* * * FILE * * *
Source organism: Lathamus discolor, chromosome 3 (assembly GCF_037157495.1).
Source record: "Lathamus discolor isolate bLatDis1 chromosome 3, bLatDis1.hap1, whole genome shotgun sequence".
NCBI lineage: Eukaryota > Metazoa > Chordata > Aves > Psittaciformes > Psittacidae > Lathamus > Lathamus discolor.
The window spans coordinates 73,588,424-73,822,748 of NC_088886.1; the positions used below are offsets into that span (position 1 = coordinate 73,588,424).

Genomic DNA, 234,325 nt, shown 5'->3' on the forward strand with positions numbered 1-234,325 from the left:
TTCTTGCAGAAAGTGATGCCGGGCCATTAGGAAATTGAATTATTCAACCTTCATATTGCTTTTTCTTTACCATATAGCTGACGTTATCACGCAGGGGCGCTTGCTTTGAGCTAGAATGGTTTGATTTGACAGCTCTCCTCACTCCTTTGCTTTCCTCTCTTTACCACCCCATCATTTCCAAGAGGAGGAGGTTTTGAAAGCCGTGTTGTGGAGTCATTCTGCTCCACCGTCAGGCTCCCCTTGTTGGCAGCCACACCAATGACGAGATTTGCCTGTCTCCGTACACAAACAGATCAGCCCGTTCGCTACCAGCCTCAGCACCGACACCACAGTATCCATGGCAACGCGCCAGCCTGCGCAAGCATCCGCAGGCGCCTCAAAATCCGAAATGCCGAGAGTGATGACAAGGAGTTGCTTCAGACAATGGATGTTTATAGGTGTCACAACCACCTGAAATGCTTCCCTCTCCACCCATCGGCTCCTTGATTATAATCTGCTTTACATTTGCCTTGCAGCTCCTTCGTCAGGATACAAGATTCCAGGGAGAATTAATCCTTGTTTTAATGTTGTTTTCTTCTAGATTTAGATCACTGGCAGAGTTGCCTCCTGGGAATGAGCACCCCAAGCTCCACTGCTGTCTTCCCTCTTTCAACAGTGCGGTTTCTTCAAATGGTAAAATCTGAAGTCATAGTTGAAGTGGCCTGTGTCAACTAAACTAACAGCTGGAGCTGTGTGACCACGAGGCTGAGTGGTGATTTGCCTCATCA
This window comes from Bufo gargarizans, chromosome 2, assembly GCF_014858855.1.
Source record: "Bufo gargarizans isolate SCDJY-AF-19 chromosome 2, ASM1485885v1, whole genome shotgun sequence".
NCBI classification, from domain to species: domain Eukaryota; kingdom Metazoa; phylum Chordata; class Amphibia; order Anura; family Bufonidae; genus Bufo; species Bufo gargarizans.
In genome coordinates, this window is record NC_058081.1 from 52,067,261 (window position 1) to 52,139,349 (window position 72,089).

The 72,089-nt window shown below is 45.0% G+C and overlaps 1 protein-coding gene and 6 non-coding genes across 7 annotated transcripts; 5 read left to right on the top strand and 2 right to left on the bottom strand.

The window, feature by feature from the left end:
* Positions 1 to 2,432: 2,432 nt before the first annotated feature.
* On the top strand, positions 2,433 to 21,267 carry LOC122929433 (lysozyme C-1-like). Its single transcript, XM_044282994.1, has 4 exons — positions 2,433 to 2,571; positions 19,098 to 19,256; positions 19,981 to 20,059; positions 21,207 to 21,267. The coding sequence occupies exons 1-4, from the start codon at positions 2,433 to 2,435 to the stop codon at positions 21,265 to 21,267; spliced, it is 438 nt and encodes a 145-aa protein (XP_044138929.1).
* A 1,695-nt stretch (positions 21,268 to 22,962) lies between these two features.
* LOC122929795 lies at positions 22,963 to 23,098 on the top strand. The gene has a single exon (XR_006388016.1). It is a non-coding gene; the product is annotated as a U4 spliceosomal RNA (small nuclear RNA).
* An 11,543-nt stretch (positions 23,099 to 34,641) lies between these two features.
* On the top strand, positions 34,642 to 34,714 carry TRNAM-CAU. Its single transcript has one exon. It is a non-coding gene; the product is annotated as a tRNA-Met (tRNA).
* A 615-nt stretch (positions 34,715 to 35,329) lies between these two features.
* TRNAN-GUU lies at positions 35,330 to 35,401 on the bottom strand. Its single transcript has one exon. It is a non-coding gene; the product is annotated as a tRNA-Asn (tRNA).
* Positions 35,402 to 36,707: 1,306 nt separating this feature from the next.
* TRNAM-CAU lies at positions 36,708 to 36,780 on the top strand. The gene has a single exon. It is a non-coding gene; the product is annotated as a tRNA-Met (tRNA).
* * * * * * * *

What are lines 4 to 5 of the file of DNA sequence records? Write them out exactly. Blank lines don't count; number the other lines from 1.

The window spans coordinates 73,588,424-73,822,748 of NC_088886.1; the positions used below are offsets into that span (position 1 = coordinate 73,588,424).

Genomic DNA, 234,325 nt, shown 5'->3' on the forward strand with positions numbered 1-234,325 from the left: